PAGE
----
Implementation is divided into six work packages (WPs) with clear deliverables. The sub-projects in each work package are independent, without dependencies on each other, which increases feasibility, maximises synergies and reduces the risks of the project as a whole.


Background to the innovation environment

Two completely different diseases, but both of which involve degeneration of cells, are visual impairment due to age-related macular degeneration (AMD) and the nerve disease Parkinson’s disease (PD).

AMD currently affects more than 30 million people worldwide. Forecasts estimate that treating AMD represents a $100 billion market in the US alone. The prevalence of PD increases with age, affecting about 1% of the population over 60. Cell therapy could potentially treat PD at all early stages of the disease, instead of or before treatment with chronic oral therapies, and thus has the potential to become a main line of treatment rather than occupying a niche position.

Most stem cell-based cell therapies under development today are so-called allogeneic cell therapies, which are developed from cells from a distant donor, allowing for cost-effective production in large batches. However, the patient must also be given immunosuppressive drugs to avoid transplant rejection of the therapeutic cells, which can be problematic and significantly limits the usefulness of the treatment. To avoid the immunological barrier, it would be advantageous to use the patient’s own cells, so-called autologous cell therapy, which is currently both expensive and logistically challenging to produce.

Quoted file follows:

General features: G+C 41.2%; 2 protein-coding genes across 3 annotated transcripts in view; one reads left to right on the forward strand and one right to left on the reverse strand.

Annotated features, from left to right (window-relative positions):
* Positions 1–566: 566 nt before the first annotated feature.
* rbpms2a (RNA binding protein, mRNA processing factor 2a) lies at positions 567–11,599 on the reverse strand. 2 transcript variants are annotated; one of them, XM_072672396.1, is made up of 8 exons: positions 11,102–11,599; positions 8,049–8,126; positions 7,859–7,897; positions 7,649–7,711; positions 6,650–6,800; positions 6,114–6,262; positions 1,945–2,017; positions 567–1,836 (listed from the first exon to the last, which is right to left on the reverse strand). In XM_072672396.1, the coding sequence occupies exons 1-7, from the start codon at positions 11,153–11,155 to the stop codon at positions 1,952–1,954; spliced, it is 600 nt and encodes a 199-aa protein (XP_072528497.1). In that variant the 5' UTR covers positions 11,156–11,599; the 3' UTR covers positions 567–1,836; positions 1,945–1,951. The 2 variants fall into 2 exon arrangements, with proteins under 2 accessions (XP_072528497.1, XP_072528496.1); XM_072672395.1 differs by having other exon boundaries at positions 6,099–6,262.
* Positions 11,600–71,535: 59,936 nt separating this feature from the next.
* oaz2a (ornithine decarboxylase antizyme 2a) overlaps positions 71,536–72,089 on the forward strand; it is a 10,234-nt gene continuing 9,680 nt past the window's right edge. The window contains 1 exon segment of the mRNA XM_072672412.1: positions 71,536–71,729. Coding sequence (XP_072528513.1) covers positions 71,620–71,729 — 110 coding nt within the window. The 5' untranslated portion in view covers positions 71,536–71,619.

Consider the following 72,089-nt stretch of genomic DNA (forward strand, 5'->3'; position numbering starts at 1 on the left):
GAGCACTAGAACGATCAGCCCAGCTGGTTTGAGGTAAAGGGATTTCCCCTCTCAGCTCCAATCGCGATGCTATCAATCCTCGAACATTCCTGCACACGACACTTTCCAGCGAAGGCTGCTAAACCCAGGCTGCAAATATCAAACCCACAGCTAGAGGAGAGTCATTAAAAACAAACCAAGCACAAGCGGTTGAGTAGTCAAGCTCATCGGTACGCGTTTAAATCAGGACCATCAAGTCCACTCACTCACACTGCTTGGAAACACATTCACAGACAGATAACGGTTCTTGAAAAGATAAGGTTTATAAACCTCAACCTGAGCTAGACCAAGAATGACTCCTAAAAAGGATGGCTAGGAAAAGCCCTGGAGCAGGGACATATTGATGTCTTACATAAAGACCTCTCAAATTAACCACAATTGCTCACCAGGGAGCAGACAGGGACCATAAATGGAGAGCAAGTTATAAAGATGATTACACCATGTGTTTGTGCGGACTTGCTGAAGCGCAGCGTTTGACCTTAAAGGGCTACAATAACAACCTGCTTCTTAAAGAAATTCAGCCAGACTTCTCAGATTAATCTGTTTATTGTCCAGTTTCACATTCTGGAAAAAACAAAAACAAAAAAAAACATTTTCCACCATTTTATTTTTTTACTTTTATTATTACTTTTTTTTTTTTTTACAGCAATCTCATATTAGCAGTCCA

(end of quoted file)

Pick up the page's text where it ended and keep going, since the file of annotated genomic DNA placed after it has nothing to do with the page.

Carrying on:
Figure 1, Autologous versus Allogenic iPSC therapy

In light of this, we have developed a model project at the forefront of autologous cell therapies. The IndiCell model project serves the dual purpose: (i) to develop new treatments for PD and AMD; and (ii) to define a generic plan for cell therapies based on autologous induced pluripotent stem cells (iPSCs).

Figure 2 Autologous cell therapies are made from the patient’s own cells. The patient donates a small skin biopsy so that the skin cells can be reprogrammed into induced pluripotent stem cells (iPSCs). From iPSCs, the therapeutic cells are developed, which can then be transplanted back to treat the disease in question.


Step-by-step work package

The implementation is divided into six work packages (WPs), which are described step-by-step below.

Figure 3 Overview of the work packages (WP).

WP 1

Enabling patient-specific cell procurement and delivery at the bedside:

Development of generic processes, i.e. SOPs, for the donation of cells as starting material for ATMP manufacturing and delivery of cell product that can be easily adapted for each indication.

Actors: SUS, AcouSort, LU, KI and Karolinska

WP 2


Reduce the time, effort and cost of manufacturing iPSCs.

Actors: LU, KTH, BioLamina and Karolinska

WP 3

Cell sorting:

Validate negative and positive cell sorting procedures for safer cell therapy products.

Actors: LU, KI, MAGic BioProcessing, Karolinska

WP 4

Quality control methods:

Development of accurate and highly sensitive single cell-based QC methods to assess batch-to-batch variability and to reduce or eliminate the need for toxicology and functionality studies in animals for each patient-specific cell product.

Actors: LU, KI and Karolinska

WP 5


Exploit the potential for product development, commercialisation and knowledge transfer (translational research).

BioLamina and leaders in WP 1-4

WP 6

Project management:

Structure for management, decision-making, project monitoring, future and evaluation of IndiCell.

Actors: all (LU, KI, KTH, BioLamina, AcouSort, MAGic BioProcessing, SUS, Karolinska)